A professional dog trainer will look at the dog you have right now (as best they can in the time they have) to determine the right path to start down. A dog owner who is honest with themselves can begin to assess this too. None of these traits determine how well a dog will be trained, but they do guide you to what ways will most likely efficiently and effectively train your dog to the best of your ability.
Why are there so many dog training methods and different techniques to train dogs?
If you have ever looked into finding a complete dog training plan for your dog, you probably found a confusing amount of information out there. Some of one method's rules probably contradicted another's method rules.
Does this mean some people are using methods and training and that don't work? Why can some methods be so different, but still seem to get great results for the dog training team?
In general, training a dog involves teaching a command that can be understood by your dog using a verbal cue or signal. Unless you also know how to teach your dog to be focused, calm, and confident in certain situations, you may be constantly struggling, because you have missed another important piece of the puzzle.
That piece is behavior modification, which does not just apply to dogs with behavioral problems. This can also be for active dogs to learn how to chill in environments that might be exciting in order to do their work or focus on training with you.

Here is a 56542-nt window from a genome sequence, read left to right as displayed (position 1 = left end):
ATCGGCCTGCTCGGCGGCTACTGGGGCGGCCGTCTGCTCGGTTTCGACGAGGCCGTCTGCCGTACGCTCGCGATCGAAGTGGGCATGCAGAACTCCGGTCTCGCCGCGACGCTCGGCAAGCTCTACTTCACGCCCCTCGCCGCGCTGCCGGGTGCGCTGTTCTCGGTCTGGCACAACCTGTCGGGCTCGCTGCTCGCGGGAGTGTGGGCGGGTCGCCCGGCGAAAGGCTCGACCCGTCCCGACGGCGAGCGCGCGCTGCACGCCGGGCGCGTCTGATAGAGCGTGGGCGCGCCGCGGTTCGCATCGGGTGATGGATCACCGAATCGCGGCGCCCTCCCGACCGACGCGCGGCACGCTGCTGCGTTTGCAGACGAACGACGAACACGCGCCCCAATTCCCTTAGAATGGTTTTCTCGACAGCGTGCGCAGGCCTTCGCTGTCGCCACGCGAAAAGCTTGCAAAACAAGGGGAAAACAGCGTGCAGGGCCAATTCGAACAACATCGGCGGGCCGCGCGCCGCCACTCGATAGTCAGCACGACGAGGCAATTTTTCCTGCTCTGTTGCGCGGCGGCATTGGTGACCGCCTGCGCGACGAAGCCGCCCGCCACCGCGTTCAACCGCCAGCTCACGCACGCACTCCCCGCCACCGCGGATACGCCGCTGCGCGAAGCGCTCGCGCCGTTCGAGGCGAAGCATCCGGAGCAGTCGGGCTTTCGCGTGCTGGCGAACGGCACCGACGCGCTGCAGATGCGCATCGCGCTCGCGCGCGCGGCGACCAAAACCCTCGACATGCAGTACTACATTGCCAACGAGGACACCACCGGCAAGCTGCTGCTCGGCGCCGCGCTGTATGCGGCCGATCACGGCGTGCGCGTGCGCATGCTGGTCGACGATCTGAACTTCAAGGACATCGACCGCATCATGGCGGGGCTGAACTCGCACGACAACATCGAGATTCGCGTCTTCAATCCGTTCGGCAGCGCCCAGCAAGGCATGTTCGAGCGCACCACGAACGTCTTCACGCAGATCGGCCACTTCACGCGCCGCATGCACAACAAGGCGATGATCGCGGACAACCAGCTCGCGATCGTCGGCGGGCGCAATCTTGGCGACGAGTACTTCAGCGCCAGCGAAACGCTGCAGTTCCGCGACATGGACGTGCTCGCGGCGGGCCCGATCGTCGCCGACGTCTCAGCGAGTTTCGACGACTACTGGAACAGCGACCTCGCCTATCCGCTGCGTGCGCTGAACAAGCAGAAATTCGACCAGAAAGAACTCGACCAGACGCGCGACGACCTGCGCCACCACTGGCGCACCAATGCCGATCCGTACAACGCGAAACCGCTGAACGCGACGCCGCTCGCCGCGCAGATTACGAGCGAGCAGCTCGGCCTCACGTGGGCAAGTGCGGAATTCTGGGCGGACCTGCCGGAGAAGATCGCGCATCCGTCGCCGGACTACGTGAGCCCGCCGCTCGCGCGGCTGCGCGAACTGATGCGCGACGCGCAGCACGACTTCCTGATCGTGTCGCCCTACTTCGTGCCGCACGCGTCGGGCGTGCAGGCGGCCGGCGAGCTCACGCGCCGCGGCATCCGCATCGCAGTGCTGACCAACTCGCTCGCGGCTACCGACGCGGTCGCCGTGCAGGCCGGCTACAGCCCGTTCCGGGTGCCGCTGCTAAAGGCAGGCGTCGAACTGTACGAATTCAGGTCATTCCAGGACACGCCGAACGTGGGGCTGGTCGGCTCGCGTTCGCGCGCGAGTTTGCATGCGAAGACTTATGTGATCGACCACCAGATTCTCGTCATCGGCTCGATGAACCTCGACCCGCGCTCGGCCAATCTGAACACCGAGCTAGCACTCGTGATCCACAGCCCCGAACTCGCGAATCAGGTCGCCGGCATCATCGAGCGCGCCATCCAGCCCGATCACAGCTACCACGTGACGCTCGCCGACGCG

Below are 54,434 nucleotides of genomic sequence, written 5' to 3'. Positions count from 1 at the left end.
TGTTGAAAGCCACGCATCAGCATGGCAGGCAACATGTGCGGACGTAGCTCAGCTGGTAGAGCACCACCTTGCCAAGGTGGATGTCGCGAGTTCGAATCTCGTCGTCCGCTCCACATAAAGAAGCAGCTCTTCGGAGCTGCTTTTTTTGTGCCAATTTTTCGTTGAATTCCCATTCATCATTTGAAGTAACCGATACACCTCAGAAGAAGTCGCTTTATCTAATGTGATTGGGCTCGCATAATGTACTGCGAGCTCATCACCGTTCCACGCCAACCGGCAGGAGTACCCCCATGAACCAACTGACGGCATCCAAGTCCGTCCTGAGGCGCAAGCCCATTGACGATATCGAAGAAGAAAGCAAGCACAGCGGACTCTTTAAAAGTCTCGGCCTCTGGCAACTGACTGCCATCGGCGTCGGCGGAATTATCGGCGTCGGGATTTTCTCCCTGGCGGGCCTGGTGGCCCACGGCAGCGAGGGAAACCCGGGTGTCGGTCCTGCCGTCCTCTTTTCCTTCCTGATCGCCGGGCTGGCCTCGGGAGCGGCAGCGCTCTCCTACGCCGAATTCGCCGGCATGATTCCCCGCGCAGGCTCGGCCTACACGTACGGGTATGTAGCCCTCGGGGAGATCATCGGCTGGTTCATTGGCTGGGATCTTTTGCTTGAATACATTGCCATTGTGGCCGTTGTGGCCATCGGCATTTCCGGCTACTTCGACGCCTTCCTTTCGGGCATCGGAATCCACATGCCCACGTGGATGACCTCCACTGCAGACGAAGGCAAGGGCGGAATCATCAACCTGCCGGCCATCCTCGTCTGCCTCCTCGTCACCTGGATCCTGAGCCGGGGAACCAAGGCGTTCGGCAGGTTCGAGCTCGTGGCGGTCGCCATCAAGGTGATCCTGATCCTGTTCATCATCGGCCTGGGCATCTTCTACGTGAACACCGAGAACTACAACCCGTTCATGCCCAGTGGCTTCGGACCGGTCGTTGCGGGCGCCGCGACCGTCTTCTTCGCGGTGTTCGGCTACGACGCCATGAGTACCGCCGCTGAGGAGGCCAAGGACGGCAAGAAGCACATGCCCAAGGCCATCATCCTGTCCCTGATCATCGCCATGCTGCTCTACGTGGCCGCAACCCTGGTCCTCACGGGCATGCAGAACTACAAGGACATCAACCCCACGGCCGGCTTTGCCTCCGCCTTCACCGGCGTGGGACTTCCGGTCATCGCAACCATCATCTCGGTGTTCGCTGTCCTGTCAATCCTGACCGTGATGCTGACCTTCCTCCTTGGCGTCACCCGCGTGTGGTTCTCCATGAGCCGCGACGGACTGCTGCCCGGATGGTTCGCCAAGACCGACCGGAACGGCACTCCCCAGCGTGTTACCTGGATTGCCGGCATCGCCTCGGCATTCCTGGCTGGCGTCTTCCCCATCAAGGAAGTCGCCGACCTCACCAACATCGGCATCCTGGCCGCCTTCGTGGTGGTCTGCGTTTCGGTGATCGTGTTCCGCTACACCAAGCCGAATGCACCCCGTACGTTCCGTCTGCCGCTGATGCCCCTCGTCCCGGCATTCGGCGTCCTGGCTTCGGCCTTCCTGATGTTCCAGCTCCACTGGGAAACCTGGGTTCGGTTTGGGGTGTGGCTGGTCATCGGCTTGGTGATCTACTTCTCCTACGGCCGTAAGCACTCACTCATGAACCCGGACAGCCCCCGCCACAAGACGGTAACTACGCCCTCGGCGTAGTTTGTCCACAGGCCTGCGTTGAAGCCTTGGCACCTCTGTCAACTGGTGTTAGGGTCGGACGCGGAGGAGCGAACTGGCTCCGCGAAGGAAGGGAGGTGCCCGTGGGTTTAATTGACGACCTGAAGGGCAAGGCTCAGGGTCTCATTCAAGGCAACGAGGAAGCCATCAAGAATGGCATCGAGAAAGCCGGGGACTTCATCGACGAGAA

Calming or relaxation exercises benefit all dogs, unless you have the rare very relaxed dog in any situation. In the majority of dog or puppies though, learning to relax is a very important skill. It helps those dogs of sound temperament, it helps dogs with behavioral problems, it helps young puppies, and it helps those older adults not exposed to the concept of self chilling.
I always hope to influence very young puppies with these exercises, but you don't always get that lucky. Many years ago, I myself had not discovered the very value benefit to my dogs of doing these. I discovered the value, when trying to figure out how to calm my dog, Jackie, before we got into the ring to do obedience and earn his Companion Dog title. This was the key to his success in that area, but this is also the key to a well rounded, confident dog, who has been exposed to many stimulus's that get most dogs all riled up, and cause dog owners many unneeded problems. These exercises are worth the time and the effort. Some may be very boring, but they are enormously valuable. I would not do them myself it they were not.
Sit on The Dog Exercise
Building blocks of dog training
Most dog owners, especially first time dog owners, do not have a real understanding of what dog training is. How could they? This is not something taught to us in most schools, and dogs are a totally different species than we are. The building blocks of dog training are very important, and it is the understanding of these and why they are used that confuse most dog owners.
The first thing you should know is dog training is a process. There are many steps, and if you don't step off on the right foot in the first place, you will make your self a lot of unnecessary work later or just give up in frustration at a point where you could have excelled. This blog seeks to give you some insights to understand the bones of the process in hopes that when you start training you will continue on to a very enjoyable life for you and your dog with a fabulous working relationship.
Author, Robin Rubin
Owner and Head Dog Trainer in Maine, Robin Katherine Rubin, started her Maine dog training business in September 2004. Our dog training facility is located in Southern Maine in York Beach and we help families enjoy their dogs more, making sure they listen reliably and resolving unwanted behaviors.